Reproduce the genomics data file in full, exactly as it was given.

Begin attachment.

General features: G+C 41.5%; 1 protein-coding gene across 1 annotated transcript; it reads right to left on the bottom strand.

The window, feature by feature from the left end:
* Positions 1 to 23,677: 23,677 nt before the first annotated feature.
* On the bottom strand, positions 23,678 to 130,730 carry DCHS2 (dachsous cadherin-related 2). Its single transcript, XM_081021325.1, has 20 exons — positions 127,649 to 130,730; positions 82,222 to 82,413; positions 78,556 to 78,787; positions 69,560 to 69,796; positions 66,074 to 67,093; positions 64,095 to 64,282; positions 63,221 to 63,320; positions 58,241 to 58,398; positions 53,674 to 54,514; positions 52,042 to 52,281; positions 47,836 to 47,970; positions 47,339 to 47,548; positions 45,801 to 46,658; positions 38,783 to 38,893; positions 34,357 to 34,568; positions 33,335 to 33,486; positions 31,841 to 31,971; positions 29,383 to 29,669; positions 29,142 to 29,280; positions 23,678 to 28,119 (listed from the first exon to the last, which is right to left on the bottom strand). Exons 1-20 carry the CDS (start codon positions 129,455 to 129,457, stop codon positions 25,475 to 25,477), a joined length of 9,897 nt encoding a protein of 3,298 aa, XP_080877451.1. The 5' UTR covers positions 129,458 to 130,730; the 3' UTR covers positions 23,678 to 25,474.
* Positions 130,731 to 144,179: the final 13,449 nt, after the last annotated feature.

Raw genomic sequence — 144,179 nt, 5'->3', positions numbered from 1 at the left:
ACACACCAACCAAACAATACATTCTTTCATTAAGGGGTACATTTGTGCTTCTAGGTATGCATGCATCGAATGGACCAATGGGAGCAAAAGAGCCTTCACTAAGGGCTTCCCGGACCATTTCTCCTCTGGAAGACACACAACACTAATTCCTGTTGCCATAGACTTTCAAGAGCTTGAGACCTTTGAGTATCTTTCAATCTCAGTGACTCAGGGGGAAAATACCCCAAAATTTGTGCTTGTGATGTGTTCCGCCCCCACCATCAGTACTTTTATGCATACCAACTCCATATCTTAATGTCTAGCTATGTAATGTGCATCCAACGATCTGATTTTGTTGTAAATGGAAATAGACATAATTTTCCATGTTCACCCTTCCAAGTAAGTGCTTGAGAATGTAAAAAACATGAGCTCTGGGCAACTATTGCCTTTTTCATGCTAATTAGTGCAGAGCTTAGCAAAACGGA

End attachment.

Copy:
General features: G+C 41.5%; 1 protein-coding gene across 1 annotated transcript; it reads right to left on the bottom strand.

The window, feature by feature from the left end:
* Positions 1 to 23,677: 23,677 nt before the first annotated feature.
* On the bottom strand, positions 23,678 to 130,730 carry DCHS2 (dachsous cadherin-related 2). Its single transcript, XM_081021325.1, has 20 exons — positions 127,649 to 130,730; positions 82,222 to 82,413; positions 78,556 to 78,787; positions 69,560 to 69,796; positions 66,074 to 67,093; positions 64,095 to 64,282; positions 63,221 to 63,320; positions 58,241 to 58,398; positions 53,674 to 54,514; positions 52,042 to 52,281; positions 47,836 to 47,970; positions 47,339 to 47,548; positions 45,801 to 46,658; positions 38,783 to 38,893; positions 34,357 to 34,568; positions 33,335 to 33,486; positions 31,841 to 31,971; positions 29,383 to 29,669; positions 29,142 to 29,280; positions 23,678 to 28,119 (listed from the first exon to the last, which is right to left on the bottom strand). Exons 1-20 carry the CDS (start codon positions 129,455 to 129,457, stop codon positions 25,475 to 25,477), a joined length of 9,897 nt encoding a protein of 3,298 aa, XP_080877451.1. The 5' UTR covers positions 129,458 to 130,730; the 3' UTR covers positions 23,678 to 25,474.
* Positions 130,731 to 144,179: the final 13,449 nt, after the last annotated feature.

Raw genomic sequence — 144,179 nt, 5'->3', positions numbered from 1 at the left:
ACACACCAACCAAACAATACATTCTTTCATTAAGGGGTACATTTGTGCTTCTAGGTATGCATGCATCGAATGGACCAATGGGAGCAAAAGAGCCTTCACTAAGGGCTTCCCGGACCATTTCTCCTCTGGAAGACACACAACACTAATTCCTGTTGCCATAGACTTTCAAGAGCTTGAGACCTTTGAGTATCTTTCAATCTCAGTGACTCAGGGGGAAAATACCCCAAAATTTGTGCTTGTGATGTGTTCCGCCCCCACCATCAGTACTTTTATGCATACCAACTCCATATCTTAATGTCTAGCTATGTAATGTGCATCCAACGATCTGATTTTGTTGTAAATGGAAATAGACATAATTTTCCATGTTCACCCTTCCAAGTAAGTGCTTGAGAATGTAAAAAACATGAGCTCTGGGCAACTATTGCCTTTTTCATGCTAATTAGTGCAGAGCTTAGCAAAACGGA